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iWAM Resource Guide (V.2)
The iWAM Resource Guide provides information on how to interpret iWAM scores and information on each of the iWAM's 48 scales.
The description for each scale includes:
- What a high score means
- What a low score means
- Potential assets and liabilities of a high or low score
- How a high (strong) or low (weak) pattern may connect to a role or job.
Modeling Excellence with the iWAM
The iWAM is a powerful tool for building models of excellence. These models are useful in the screening and selection processes, development programs, succession planning, etc.
This publication describes different kinds of models and how to build them. It also provides descriptions of metrics of modeling and how to keep it up-to-date once in place.
The publication also contains an extensive set of documents in the Appendix that cover everything from how to select people for model analysis to determining the statistical validity of a model of excellence.
Validity and Reliability of the iWAM
Executives, HR professionals, and researchers often want to know the validity and reliability of the iWAM.
The executives and professionals who ask are often classically trained in psychometrics and research methodology. So they tend to want answers to the classic criteria.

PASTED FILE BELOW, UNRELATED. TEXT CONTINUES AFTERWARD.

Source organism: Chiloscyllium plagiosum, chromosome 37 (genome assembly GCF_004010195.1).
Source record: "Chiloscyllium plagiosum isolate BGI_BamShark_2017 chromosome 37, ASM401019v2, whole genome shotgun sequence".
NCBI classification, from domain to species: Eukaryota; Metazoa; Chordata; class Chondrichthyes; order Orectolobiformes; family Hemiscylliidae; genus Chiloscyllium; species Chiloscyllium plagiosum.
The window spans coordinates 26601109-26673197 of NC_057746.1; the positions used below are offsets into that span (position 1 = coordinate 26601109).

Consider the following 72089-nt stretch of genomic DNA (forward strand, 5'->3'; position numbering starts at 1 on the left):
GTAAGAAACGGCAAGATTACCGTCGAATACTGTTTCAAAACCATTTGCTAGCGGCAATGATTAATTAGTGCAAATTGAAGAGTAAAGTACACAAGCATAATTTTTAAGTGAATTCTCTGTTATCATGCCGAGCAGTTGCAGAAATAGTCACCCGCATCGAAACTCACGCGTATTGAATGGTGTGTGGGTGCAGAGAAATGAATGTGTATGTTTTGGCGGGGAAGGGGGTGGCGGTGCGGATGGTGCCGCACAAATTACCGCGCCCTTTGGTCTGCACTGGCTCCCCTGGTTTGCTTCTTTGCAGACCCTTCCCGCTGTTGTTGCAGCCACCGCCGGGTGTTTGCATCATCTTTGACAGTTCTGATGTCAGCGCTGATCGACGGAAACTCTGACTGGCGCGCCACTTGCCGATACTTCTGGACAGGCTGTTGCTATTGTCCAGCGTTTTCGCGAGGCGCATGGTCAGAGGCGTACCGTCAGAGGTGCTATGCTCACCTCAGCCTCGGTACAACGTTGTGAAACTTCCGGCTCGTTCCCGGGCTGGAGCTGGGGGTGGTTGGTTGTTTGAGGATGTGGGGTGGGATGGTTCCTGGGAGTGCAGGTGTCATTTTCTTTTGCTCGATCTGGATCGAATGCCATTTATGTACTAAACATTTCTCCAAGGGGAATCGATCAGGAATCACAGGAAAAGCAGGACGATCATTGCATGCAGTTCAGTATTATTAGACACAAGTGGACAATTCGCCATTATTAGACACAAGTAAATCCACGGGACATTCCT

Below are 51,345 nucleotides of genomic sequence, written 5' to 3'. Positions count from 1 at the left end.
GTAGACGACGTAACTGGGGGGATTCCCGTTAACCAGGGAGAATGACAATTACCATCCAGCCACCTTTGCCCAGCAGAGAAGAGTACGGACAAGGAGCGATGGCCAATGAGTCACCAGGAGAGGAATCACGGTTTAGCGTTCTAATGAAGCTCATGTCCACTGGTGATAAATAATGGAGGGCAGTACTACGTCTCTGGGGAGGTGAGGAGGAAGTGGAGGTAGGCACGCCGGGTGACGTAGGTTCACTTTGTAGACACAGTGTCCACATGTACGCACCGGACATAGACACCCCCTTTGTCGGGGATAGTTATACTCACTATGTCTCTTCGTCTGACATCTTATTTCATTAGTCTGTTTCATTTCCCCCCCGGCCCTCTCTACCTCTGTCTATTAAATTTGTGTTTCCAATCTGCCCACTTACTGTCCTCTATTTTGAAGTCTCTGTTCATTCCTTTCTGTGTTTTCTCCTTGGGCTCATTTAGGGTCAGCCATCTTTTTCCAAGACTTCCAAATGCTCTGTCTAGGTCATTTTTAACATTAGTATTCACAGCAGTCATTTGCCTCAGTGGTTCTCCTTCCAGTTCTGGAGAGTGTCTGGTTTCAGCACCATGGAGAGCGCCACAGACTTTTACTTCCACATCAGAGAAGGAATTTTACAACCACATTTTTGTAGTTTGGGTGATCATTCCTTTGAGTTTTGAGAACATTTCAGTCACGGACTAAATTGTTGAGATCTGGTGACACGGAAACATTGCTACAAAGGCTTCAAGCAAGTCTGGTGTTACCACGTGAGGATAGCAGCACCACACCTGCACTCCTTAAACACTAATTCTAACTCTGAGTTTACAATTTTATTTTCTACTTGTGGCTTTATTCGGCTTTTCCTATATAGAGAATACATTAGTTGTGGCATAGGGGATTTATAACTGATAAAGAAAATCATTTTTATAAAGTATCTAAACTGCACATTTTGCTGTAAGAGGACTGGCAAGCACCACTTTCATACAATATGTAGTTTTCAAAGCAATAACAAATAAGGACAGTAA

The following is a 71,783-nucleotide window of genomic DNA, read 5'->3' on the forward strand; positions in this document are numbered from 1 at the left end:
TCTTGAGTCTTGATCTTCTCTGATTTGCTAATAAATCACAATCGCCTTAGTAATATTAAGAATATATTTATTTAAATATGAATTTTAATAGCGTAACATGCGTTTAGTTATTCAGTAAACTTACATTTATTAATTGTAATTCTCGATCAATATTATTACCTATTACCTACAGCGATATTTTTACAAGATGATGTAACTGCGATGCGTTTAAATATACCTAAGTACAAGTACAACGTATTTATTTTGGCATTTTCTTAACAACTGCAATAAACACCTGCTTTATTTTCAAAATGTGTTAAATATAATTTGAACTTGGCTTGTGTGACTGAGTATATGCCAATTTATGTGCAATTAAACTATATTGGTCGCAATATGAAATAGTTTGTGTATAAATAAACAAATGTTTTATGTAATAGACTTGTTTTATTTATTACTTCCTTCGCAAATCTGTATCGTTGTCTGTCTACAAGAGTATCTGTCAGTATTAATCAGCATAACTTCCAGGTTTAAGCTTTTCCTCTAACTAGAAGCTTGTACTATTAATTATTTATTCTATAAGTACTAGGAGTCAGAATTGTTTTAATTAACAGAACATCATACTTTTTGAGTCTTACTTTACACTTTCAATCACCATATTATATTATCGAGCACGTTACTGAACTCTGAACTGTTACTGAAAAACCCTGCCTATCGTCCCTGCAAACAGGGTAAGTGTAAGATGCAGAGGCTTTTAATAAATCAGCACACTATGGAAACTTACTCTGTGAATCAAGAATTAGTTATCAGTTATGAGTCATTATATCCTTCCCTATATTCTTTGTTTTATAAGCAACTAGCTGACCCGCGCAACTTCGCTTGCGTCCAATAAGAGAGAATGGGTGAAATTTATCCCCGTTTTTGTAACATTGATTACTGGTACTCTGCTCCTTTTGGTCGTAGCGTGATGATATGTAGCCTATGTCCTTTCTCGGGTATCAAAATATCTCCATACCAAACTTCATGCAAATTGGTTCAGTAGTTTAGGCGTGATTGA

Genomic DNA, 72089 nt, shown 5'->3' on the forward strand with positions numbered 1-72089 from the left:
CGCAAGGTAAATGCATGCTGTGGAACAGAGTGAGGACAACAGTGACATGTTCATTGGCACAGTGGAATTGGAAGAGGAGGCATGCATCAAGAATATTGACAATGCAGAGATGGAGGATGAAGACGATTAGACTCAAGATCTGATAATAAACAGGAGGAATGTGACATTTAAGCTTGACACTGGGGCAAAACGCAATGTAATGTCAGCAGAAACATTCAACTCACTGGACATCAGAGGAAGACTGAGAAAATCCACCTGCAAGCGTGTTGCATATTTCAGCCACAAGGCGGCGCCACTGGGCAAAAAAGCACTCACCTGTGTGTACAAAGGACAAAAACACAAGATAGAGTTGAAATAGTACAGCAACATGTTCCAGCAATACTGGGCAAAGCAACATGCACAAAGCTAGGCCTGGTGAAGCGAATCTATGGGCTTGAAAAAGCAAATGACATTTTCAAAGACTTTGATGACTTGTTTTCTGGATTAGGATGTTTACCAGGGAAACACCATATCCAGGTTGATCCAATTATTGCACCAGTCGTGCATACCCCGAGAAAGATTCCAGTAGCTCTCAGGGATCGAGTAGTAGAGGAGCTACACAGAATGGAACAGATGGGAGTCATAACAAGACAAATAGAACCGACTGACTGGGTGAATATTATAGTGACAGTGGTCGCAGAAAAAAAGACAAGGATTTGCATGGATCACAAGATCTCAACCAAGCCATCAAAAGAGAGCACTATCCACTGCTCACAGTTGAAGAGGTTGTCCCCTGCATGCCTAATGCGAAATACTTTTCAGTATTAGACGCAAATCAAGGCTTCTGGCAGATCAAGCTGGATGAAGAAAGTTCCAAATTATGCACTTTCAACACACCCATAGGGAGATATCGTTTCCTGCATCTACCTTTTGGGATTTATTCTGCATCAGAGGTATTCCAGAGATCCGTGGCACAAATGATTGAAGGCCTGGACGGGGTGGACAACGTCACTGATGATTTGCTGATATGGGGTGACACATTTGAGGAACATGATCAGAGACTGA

While validity is essential,the other criterion deemed critical is reliability. Validity indicates whether the tools measures what it says it measures. Reliability measures whether it assesses the construct consistently.
There are two challenges in dealing with the classical model. First, motivational and attitudinal patterns (metaprograms) are not known or well understood as a construct in human beings. Second, few classic instruments take the influence of "context" into consideration. With the iWAM, context is a powerful influence and can impact how one responds to the items in the survey.
This publication explains validity and reliability and describes how the iWAM meets important or essential criteria and does not measure its utility based on others.